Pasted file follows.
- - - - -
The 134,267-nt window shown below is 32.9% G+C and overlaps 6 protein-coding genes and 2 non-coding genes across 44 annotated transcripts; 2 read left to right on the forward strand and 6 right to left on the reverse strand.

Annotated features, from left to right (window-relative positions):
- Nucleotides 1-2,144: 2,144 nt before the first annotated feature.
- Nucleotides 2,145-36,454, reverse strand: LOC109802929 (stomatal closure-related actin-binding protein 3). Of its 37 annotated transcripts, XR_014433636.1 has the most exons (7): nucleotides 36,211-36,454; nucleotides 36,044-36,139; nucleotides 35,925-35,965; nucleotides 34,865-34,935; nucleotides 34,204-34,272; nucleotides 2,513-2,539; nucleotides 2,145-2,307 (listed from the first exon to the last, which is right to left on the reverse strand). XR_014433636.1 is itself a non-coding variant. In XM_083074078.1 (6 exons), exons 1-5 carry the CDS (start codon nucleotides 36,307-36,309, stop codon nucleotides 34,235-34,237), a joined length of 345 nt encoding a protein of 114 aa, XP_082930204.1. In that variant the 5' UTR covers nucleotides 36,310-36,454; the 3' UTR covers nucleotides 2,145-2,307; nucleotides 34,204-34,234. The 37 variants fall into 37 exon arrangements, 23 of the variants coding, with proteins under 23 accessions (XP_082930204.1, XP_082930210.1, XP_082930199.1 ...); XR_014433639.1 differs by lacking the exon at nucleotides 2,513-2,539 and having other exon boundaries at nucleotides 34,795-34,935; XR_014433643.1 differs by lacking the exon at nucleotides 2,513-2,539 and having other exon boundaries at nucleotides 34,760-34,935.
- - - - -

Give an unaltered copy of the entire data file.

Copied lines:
The 134,267-nt window shown below is 32.9% G+C and overlaps 6 protein-coding genes and 2 non-coding genes across 44 annotated transcripts; 2 read left to right on the forward strand and 6 right to left on the reverse strand.

Annotated features, from left to right (window-relative positions):
- Nucleotides 1-2,144: 2,144 nt before the first annotated feature.
- Nucleotides 2,145-36,454, reverse strand: LOC109802929 (stomatal closure-related actin-binding protein 3). Of its 37 annotated transcripts, XR_014433636.1 has the most exons (7): nucleotides 36,211-36,454; nucleotides 36,044-36,139; nucleotides 35,925-35,965; nucleotides 34,865-34,935; nucleotides 34,204-34,272; nucleotides 2,513-2,539; nucleotides 2,145-2,307 (listed from the first exon to the last, which is right to left on the reverse strand). XR_014433636.1 is itself a non-coding variant. In XM_083074078.1 (6 exons), exons 1-5 carry the CDS (start codon nucleotides 36,307-36,309, stop codon nucleotides 34,235-34,237), a joined length of 345 nt encoding a protein of 114 aa, XP_082930204.1. In that variant the 5' UTR covers nucleotides 36,310-36,454; the 3' UTR covers nucleotides 2,145-2,307; nucleotides 34,204-34,234. The 37 variants fall into 37 exon arrangements, 23 of the variants coding, with proteins under 23 accessions (XP_082930204.1, XP_082930210.1, XP_082930199.1 ...); XR_014433639.1 differs by lacking the exon at nucleotides 2,513-2,539 and having other exon boundaries at nucleotides 34,795-34,935; XR_014433643.1 differs by lacking the exon at nucleotides 2,513-2,539 and having other exon boundaries at nucleotides 34,760-34,935.